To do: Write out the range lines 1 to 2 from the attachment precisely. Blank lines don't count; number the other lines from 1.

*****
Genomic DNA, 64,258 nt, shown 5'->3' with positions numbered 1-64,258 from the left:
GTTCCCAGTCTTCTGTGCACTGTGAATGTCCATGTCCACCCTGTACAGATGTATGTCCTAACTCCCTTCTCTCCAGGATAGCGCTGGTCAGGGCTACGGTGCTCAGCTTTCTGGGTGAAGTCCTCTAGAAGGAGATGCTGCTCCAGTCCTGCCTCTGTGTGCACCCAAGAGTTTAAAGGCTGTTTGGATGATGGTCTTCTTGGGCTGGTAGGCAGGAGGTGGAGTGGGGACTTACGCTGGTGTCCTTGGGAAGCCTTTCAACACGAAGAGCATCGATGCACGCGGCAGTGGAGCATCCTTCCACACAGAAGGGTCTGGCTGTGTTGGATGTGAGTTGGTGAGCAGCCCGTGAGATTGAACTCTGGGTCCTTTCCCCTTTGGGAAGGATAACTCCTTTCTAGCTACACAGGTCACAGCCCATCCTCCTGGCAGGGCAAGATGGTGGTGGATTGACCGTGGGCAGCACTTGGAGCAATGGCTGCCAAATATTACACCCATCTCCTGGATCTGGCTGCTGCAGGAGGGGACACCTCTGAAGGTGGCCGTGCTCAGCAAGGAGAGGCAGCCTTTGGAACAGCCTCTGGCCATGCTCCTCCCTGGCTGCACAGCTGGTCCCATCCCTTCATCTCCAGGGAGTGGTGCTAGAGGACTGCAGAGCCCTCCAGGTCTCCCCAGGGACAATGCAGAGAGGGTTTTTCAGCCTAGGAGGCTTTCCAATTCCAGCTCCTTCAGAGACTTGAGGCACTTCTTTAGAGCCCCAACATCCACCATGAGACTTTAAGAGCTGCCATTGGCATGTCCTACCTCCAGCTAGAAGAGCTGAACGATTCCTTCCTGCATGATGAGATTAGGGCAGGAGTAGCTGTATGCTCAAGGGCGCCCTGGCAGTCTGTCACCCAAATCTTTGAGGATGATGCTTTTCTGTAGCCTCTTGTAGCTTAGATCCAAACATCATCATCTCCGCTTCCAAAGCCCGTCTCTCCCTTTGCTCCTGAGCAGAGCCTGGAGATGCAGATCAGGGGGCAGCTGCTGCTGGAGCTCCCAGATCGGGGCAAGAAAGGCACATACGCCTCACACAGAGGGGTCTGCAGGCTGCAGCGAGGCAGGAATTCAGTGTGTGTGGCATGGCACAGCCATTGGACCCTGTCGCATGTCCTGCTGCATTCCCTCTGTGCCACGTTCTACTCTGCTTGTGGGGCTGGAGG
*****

Genomic DNA, 64,258 nt, shown 5'->3' with positions numbered 1-64,258 from the left:
GTTCCCAGTCTTCTGTGCACTGTGAATGTCCATGTCCACCCTGTACAGATGTATGTCCTAACTCCCTTCTCTCCAGGATAGCGCTGGTCAGGGCTACGGTGCTCAGCTTTCTGGGTGAAGTCCTCTAGAAGGAGATGCTGCTCCAGTCCTGCCTCTGTGTGCACCCAAGAGTTTAAAGGCTGTTTGGATGATGGTCTTCTTGGGCTGGTAGGCAGGAGGTGGAGTGGGGACTTACGCTGGTGTCCTTGGGAAGCCTTTCAACACGAAGAGCATCGATGCACGCGGCAGTGGAGCATCCTTCCACACAGAAGGGTCTGGCTGTGTTGGATGTGAGTTGGTGAGCAGCCCGTGAGATTGAACTCTGGGTCCTTTCCCCTTTGGGAAGGATAACTCCTTTCTAGCTACACAGGTCACAGCCCATCCTCCTGGCAGGGCAAGATGGTGGTGGATTGACCGTGGGCAGCACTTGGAGCAATGGCTGCCAAATATTACACCCATCTCCTGGATCTGGCTGCTGCAGGAGGGGACACCTCTGAAGGTGGCCGTGCTCAGCAAGGAGAGGCAGCCTTTGGAACAGCCTCTGGCCATGCTCCTCCCTGGCTGCACAGCTGGTCCCATCCCTTCATCTCCAGGGAGTGGTGCTAGAGGACTGCAGAGCCCTCCAGGTCTCCCCAGGGACAATGCAGAGAGGGTTTTTCAGCCTAGGAGGCTTTCCAATTCCAGCTCCTTCAGAGACTTGAGGCACTTCTTTAGAGCCCCAACATCCACCATGAGACTTTAAGAGCTGCCATTGGCATGTCCTACCTCCAGCTAGAAGAGCTGAACGATTCCTTCCTGCATGATGAGATTAGGGCAGGAGTAGCTGTATGCTCAAGGGCGCCCTGGCAGTCTGTCACCCAAATCTTTGAGGATGATGCTTTTCTGTAGCCTCTTGTAGCTTAGATCCAAACATCATCATCTCCGCTTCCAAAGCCCGTCTCTCCCTTTGCTCCTGAGCAGAGCCTGGAGATGCAGATCAGGGGGCAGCTGCTGCTGGAGCTCCCAGATCGGGGCAAGAAAGGCACATACGCCTCACACAGAGGGGTCTGCAGGCTGCAGCGAGGCAGGAATTCAGTGTGTGTGGCATGGCACAGCCATTGGACCCTGTCGCATGTCCTGCTGCATTCCCTCTGTGCCACGTTCTACTCTGCTTGTGGGGCTGGAGG